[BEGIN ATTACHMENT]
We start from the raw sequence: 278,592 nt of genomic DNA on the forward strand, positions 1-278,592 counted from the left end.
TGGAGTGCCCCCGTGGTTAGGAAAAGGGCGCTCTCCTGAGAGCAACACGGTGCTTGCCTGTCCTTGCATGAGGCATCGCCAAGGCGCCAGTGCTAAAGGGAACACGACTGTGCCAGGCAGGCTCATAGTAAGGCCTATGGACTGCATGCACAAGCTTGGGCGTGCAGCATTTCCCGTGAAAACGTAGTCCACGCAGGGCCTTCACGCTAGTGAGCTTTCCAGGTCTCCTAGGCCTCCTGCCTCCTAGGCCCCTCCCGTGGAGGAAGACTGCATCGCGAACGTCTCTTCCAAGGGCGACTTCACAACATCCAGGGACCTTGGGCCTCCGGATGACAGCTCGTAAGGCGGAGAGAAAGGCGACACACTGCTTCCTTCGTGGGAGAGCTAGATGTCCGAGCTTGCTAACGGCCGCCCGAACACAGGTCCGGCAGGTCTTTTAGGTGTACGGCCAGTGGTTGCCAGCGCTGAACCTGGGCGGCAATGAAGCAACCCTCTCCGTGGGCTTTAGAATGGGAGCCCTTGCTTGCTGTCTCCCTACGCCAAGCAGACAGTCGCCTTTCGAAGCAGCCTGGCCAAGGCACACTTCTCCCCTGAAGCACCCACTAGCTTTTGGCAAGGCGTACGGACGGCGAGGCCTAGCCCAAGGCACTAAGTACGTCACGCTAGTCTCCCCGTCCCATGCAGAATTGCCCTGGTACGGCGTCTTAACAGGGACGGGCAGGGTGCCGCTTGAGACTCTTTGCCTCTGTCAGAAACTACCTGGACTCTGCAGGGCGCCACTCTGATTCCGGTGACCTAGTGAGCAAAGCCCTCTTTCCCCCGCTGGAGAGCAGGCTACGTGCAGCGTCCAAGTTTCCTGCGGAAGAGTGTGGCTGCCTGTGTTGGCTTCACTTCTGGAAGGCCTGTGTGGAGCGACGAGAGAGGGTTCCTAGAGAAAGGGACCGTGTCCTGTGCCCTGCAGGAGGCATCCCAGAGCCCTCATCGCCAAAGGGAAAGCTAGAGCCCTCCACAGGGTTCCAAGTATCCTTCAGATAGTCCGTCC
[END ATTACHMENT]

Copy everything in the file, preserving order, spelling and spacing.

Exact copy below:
We start from the raw sequence: 278,592 nt of genomic DNA on the forward strand, positions 1-278,592 counted from the left end.
TGGAGTGCCCCCGTGGTTAGGAAAAGGGCGCTCTCCTGAGAGCAACACGGTGCTTGCCTGTCCTTGCATGAGGCATCGCCAAGGCGCCAGTGCTAAAGGGAACACGACTGTGCCAGGCAGGCTCATAGTAAGGCCTATGGACTGCATGCACAAGCTTGGGCGTGCAGCATTTCCCGTGAAAACGTAGTCCACGCAGGGCCTTCACGCTAGTGAGCTTTCCAGGTCTCCTAGGCCTCCTGCCTCCTAGGCCCCTCCCGTGGAGGAAGACTGCATCGCGAACGTCTCTTCCAAGGGCGACTTCACAACATCCAGGGACCTTGGGCCTCCGGATGACAGCTCGTAAGGCGGAGAGAAAGGCGACACACTGCTTCCTTCGTGGGAGAGCTAGATGTCCGAGCTTGCTAACGGCCGCCCGAACACAGGTCCGGCAGGTCTTTTAGGTGTACGGCCAGTGGTTGCCAGCGCTGAACCTGGGCGGCAATGAAGCAACCCTCTCCGTGGGCTTTAGAATGGGAGCCCTTGCTTGCTGTCTCCCTACGCCAAGCAGACAGTCGCCTTTCGAAGCAGCCTGGCCAAGGCACACTTCTCCCCTGAAGCACCCACTAGCTTTTGGCAAGGCGTACGGACGGCGAGGCCTAGCCCAAGGCACTAAGTACGTCACGCTAGTCTCCCCGTCCCATGCAGAATTGCCCTGGTACGGCGTCTTAACAGGGACGGGCAGGGTGCCGCTTGAGACTCTTTGCCTCTGTCAGAAACTACCTGGACTCTGCAGGGCGCCACTCTGATTCCGGTGACCTAGTGAGCAAAGCCCTCTTTCCCCCGCTGGAGAGCAGGCTACGTGCAGCGTCCAAGTTTCCTGCGGAAGAGTGTGGCTGCCTGTGTTGGCTTCACTTCTGGAAGGCCTGTGTGGAGCGACGAGAGAGGGTTCCTAGAGAAAGGGACCGTGTCCTGTGCCCTGCAGGAGGCATCCCAGAGCCCTCATCGCCAAAGGGAAAGCTAGAGCCCTCCACAGGGTTCCAAGTATCCTTCAGATAGTCCGTCC